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  • Michelle Hurvitz

The Big Picture to Low Interest Rates


If you're watching the economy or the news, you're likely aware interest rates are currently at a historical low. These rock-bottom interest rates mean, for many home buyers, there's never been a better time to buy. According to Freddie Mac, 30 year interest rates for fixed rate mortgages have fallen to an average of just 2.98 percent for the first time in nearly fifty years. 15 year fixed rate home loans are also now below 3%. However, with the questionable economy and effects of COVID-19 still being felt around the world, lenders are also becoming increasingly picky about who qualifies for home loans and some lenders have temporarily eliminated home equity lines of credit and refi's.


The New York Times reports:


JPMorgan Chase, for example, will make mortgages to new customers only with credit scores of 700 or more (up from 640) and down payments of 20 percent or higher. USAA has temporarily stopped writing jumbo loans, which are mortgages that are generally too large to be backed by the federal government, among other products. Bank of America said it had also tightened its underwriting, but declined to provide details.


Ms. Smith and her husband, Philip Ellis, had hoped to go through a first-time homebuyer program at Wells Fargo that would require them to put down 3 percent. They even sat through a required educational course. But two weeks before closing on their $205,000 home, their lending officer said they needed to put down 5 percent to keep their rate.


A week later, Ms. Smith said, they learned their loan was for less than what they had been preapproved for — and they needed to come up with an additional $4,000. In the end, their down payment and closing costs exceeded $14,000 — about 45 percent more than they had anticipated.


The couple, who had married in April, used money recovered from their canceled wedding reception. Ms. Smith said they were also lucky to have the support of their families, who fed and sheltered them so they could save every penny. But the stability of their jobs was also most likely a crucial factor.


“I think our ability to secure the loan was due to us both being schoolteachers and having a contract for employment already for the following year,” she said.


Wells Fargo said it hadn’t increased its credit score requirements, but it has raised down-payment minimums on certain loans not backed by the government because it had to suspend most interior appraisals of homes during the pandemic. Even under normal circumstances, there are a variety of situations in which borrowers may be asked to raise their down payment or obtain a better rate by doing so, a company spokesman said.

Some lenders also want to know more about borrowers’ other possible sources of cash.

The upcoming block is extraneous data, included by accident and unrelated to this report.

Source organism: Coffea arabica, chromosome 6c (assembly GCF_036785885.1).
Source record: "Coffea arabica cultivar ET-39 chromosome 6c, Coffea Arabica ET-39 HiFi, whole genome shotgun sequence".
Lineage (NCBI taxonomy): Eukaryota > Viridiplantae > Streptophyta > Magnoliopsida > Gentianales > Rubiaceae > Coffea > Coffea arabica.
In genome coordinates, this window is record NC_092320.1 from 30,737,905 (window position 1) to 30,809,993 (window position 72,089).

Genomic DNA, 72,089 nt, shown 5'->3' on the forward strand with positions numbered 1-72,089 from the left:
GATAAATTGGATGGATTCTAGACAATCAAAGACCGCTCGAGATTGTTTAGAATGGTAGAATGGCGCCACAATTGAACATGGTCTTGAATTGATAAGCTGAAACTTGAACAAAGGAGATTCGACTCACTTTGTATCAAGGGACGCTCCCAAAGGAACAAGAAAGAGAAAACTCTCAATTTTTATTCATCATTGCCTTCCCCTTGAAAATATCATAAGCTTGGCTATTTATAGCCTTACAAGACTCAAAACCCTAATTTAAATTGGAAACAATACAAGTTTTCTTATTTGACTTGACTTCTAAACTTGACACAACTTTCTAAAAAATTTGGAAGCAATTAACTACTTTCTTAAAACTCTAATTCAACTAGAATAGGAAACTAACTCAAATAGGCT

When Chris Eberle, a technology executive, and his wife were locking in their jumbo mortgage for a new home in Palo Alto, Calif., their lender, a California mortgage bank, wanted to know not only how much they had in their retirement accounts but how easy it was to get at that money.

“They wanted, account by account, details on the withdrawal and loan options,” Mr. Eberle said. And they, too, had to put down more than they had planned. Before the crisis, a jumbo loan could be had with 10 percent down. Mr. Eberle said they had to put down 20 percent — and found a cheaper house to make it easier. Other borrowers, including the self-employed, are being asked to provide more detailed proof of their earnings — at least when they’re getting a loan that will be backed by Fannie Mae or Freddie Mac.


“Employment and income verification for self-employed borrowers is now multiple times more detailed as it previously was,” said Ted Rood, a loan officer in St. Louis who lends nationally. Income verification is also more rigorous across the board, and Mr. Rood said he was required to do two verifications over the phone. It makes sense, he said: He had just prepared a loan for a married couple — a gym owner whose income had suffered and his wife, a speech therapist with a seemingly more stable position because she was able to work with clients remotely.


“We were set to close on a Monday in early June,” said Mr. Rood, who was working at Bayshore Mortgage Funding, which is based in Timonium, Md., at the time. But when the loan processor called the wife’s employer the Friday before, the processor learned that the woman had been laid off.


The lender withdrew the loan.


https://www.nytimes.com/2020/08/04/your-money/mortgage-loans-credit-cards-coronavirus.html


Assuming you can get a loan, you can partake in the historically low interest rates. But what if you aren't in the market for a purchase or refi? Low interest rates play an impact on your savings as well. Average percentage yields or the amount paid by banks on basic federally insured savings accounts fell to just 0.05 percent in September. So yes, you may be able to borrow for less but any savings you do have won't yield you much return. To provide prospective, if you had $10,000 in a savings account, at 0.05 percent interest, you would earn just $5 per year on your money!


Looking for a larger return? It's going to come with more risk. For more information visit https://www.nytimes.com/2020/09/18/your-money/savings-interest-rates.html or speak to your financial advisor.








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